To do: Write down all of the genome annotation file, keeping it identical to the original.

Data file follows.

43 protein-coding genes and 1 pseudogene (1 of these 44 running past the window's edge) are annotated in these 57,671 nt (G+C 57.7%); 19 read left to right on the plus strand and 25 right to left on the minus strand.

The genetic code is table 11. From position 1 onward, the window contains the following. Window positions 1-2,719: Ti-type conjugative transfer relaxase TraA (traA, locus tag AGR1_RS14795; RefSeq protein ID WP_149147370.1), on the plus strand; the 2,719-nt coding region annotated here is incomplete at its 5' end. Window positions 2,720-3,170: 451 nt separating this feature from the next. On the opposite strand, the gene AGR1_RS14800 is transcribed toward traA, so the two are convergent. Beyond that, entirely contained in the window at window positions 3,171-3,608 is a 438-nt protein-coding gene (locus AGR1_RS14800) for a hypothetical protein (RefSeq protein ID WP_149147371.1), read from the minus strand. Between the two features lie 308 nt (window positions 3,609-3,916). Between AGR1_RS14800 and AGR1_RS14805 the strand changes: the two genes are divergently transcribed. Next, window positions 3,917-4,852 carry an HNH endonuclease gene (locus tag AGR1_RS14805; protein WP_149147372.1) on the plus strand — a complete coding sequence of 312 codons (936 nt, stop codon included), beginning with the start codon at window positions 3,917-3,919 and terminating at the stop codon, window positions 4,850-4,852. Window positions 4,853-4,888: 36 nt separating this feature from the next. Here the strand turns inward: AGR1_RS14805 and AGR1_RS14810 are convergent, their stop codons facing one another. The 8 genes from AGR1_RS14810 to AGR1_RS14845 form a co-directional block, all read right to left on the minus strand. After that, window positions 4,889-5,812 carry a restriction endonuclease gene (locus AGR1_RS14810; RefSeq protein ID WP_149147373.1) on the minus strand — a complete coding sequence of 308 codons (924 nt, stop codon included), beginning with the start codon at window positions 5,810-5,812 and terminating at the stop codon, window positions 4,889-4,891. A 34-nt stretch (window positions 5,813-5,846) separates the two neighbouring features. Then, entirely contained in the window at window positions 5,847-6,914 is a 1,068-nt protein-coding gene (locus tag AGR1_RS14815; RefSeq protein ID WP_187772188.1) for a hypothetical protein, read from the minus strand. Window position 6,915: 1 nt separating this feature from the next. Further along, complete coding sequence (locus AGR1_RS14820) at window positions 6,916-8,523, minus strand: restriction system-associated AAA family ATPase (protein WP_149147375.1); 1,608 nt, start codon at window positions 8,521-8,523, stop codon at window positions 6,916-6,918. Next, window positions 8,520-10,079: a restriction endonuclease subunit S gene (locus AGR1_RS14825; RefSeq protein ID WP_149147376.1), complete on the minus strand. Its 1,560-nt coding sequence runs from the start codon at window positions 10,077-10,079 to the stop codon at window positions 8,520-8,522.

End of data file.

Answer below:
43 protein-coding genes and 1 pseudogene (1 of these 44 running past the window's edge) are annotated in these 57,671 nt (G+C 57.7%); 19 read left to right on the plus strand and 25 right to left on the minus strand.

The genetic code is table 11. From position 1 onward, the window contains the following. Window positions 1-2,719: Ti-type conjugative transfer relaxase TraA (traA, locus tag AGR1_RS14795; RefSeq protein ID WP_149147370.1), on the plus strand; the 2,719-nt coding region annotated here is incomplete at its 5' end. Window positions 2,720-3,170: 451 nt separating this feature from the next. On the opposite strand, the gene AGR1_RS14800 is transcribed toward traA, so the two are convergent. Beyond that, entirely contained in the window at window positions 3,171-3,608 is a 438-nt protein-coding gene (locus AGR1_RS14800) for a hypothetical protein (RefSeq protein ID WP_149147371.1), read from the minus strand. Between the two features lie 308 nt (window positions 3,609-3,916). Between AGR1_RS14800 and AGR1_RS14805 the strand changes: the two genes are divergently transcribed. Next, window positions 3,917-4,852 carry an HNH endonuclease gene (locus tag AGR1_RS14805; protein WP_149147372.1) on the plus strand — a complete coding sequence of 312 codons (936 nt, stop codon included), beginning with the start codon at window positions 3,917-3,919 and terminating at the stop codon, window positions 4,850-4,852. Window positions 4,853-4,888: 36 nt separating this feature from the next. Here the strand turns inward: AGR1_RS14805 and AGR1_RS14810 are convergent, their stop codons facing one another. The 8 genes from AGR1_RS14810 to AGR1_RS14845 form a co-directional block, all read right to left on the minus strand. After that, window positions 4,889-5,812 carry a restriction endonuclease gene (locus AGR1_RS14810; RefSeq protein ID WP_149147373.1) on the minus strand — a complete coding sequence of 308 codons (924 nt, stop codon included), beginning with the start codon at window positions 5,810-5,812 and terminating at the stop codon, window positions 4,889-4,891. A 34-nt stretch (window positions 5,813-5,846) separates the two neighbouring features. Then, entirely contained in the window at window positions 5,847-6,914 is a 1,068-nt protein-coding gene (locus tag AGR1_RS14815; RefSeq protein ID WP_187772188.1) for a hypothetical protein, read from the minus strand. Window position 6,915: 1 nt separating this feature from the next. Further along, complete coding sequence (locus AGR1_RS14820) at window positions 6,916-8,523, minus strand: restriction system-associated AAA family ATPase (protein WP_149147375.1); 1,608 nt, start codon at window positions 8,521-8,523, stop codon at window positions 6,916-6,918. Next, window positions 8,520-10,079: a restriction endonuclease subunit S gene (locus AGR1_RS14825; RefSeq protein ID WP_149147376.1), complete on the minus strand. Its 1,560-nt coding sequence runs from the start codon at window positions 10,077-10,079 to the stop codon at window positions 8,520-8,522.